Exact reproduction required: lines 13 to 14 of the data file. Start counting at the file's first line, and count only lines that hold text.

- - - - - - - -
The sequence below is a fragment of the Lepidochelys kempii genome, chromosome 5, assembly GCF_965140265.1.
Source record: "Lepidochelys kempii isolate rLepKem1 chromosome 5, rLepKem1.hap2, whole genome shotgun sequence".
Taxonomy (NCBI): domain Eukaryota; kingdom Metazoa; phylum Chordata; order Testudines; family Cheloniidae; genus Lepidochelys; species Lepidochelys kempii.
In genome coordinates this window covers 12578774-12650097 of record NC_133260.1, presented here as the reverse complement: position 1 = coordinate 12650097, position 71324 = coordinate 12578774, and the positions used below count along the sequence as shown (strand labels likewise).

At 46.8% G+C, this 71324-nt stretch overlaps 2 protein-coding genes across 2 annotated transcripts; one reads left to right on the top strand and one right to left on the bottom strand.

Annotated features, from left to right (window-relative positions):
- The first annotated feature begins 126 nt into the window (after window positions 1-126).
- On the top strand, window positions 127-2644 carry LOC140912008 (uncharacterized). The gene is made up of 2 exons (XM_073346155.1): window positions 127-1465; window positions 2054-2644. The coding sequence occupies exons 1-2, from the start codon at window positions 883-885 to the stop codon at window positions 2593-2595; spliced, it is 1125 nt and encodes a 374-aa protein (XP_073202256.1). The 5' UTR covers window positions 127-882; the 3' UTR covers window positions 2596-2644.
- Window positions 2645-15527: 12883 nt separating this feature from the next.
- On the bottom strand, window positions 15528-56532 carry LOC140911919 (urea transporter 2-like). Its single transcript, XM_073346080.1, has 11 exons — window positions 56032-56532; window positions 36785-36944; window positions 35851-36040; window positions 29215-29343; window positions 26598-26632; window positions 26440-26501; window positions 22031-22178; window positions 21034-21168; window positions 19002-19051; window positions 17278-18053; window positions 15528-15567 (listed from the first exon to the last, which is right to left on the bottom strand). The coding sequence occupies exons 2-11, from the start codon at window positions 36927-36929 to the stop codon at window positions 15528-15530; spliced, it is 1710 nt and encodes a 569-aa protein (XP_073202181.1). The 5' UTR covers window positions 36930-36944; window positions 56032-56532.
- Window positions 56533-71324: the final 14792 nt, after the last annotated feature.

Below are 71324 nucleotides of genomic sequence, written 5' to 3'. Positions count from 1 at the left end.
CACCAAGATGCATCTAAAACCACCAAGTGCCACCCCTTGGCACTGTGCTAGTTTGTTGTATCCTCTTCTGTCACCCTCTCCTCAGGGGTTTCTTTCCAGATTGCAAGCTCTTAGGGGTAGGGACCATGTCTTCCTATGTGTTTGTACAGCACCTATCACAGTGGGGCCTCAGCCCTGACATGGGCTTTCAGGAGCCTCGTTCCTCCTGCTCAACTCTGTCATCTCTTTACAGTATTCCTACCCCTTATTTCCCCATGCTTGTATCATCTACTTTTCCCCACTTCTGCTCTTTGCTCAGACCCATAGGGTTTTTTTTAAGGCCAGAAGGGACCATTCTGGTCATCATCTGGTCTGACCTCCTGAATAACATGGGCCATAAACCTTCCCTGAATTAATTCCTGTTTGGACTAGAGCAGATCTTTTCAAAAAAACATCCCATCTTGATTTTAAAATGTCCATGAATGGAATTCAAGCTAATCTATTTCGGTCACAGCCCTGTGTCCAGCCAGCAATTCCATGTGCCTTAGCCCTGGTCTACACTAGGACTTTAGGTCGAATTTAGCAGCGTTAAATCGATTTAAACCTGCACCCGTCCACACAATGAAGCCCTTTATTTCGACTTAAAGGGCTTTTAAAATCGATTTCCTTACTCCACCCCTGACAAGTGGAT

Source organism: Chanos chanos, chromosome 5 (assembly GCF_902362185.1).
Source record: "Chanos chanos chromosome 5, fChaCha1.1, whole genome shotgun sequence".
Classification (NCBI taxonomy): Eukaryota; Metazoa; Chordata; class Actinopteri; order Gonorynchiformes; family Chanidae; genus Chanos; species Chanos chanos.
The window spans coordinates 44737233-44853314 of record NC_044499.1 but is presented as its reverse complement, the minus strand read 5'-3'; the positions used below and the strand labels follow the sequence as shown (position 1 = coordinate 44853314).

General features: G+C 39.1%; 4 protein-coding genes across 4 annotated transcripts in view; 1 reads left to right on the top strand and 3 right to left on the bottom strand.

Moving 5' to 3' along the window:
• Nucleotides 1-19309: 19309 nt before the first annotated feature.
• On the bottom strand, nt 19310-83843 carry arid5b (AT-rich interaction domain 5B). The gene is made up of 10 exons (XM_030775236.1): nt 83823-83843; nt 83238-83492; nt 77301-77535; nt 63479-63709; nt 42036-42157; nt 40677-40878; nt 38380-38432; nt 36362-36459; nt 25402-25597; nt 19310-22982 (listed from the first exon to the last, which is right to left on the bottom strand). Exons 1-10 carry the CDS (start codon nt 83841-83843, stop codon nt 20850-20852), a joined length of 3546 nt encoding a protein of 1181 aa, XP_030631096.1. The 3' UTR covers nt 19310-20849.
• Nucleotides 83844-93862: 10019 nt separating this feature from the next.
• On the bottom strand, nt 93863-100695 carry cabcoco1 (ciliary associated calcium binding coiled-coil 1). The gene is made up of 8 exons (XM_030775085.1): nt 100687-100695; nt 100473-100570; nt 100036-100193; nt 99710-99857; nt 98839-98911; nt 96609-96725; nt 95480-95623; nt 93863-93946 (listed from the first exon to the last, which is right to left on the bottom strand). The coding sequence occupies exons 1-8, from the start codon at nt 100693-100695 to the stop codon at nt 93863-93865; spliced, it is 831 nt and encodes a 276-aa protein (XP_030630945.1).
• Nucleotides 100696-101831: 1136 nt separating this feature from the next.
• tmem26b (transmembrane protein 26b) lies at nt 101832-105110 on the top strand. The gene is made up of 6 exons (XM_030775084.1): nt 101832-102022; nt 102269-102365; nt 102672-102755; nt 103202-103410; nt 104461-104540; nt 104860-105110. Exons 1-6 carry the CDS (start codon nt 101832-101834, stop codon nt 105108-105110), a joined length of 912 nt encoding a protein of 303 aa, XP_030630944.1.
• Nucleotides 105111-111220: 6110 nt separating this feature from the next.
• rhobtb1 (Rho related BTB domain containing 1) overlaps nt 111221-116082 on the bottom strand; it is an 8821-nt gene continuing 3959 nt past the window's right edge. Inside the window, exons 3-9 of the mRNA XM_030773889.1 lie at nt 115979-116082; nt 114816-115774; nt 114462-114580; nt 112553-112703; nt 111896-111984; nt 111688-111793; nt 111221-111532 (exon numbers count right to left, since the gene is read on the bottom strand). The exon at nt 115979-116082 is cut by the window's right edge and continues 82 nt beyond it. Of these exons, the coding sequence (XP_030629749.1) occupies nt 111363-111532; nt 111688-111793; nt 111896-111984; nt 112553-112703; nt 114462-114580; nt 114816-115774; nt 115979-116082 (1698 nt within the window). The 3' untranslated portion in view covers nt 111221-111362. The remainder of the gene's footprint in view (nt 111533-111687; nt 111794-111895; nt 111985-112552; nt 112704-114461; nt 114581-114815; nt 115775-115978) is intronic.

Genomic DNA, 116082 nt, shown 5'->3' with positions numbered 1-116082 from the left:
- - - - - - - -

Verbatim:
CACCAAGATGCATCTAAAACCACCAAGTGCCACCCCTTGGCACTGTGCTAGTTTGTTGTATCCTCTTCTGTCACCCTCTCCTCAGGGGTTTCTTTCCAGATTGCAAGCTCTTAGGGGTAGGGACCATGTCTTCCTATGTGTTTGTACAGCACCTATCACAGTGGGGCCTCAGCCCTGACATGGGCTTTCAGGAGCCTCGTTCCTCCTGCTCAACTCTGTCATCTCTTTACAGTATTCCTACCCCTTATTTCCCCATGCTTGTATCATCTACTTTTCCCCACTTCTGCTCTTTGCTCAGACCCATAGGGTTTTTTTTAAGGCCAGAAGGGACCATTCTGGTCATCATCTGGTCTGACCTCCTGAATAACATGGGCCATAAACCTTCCCTGAATTAATTCCTGTTTGGACTAGAGCAGATCTTTTCAAAAAAACATCCCATCTTGATTTTAAAATGTCCATGAATGGAATTCAAGCTAATCTATTTCGGTCACAGCCCTGTGTCCAGCCAGCAATTCCATGTGCCTTAGCCCTGGTCTACACTAGGACTTTAGGTCGAATTTAGCAGCGTTAAATCGATTTAAACCTGCACCCGTCCACACAATGAAGCCCTTTATTTCGACTTAAAGGGCTTTTAAAATCGATTTCCTTACTCCACCCCTGACAAGTGGAT

Source organism: Chanos chanos, chromosome 5 (assembly GCF_902362185.1).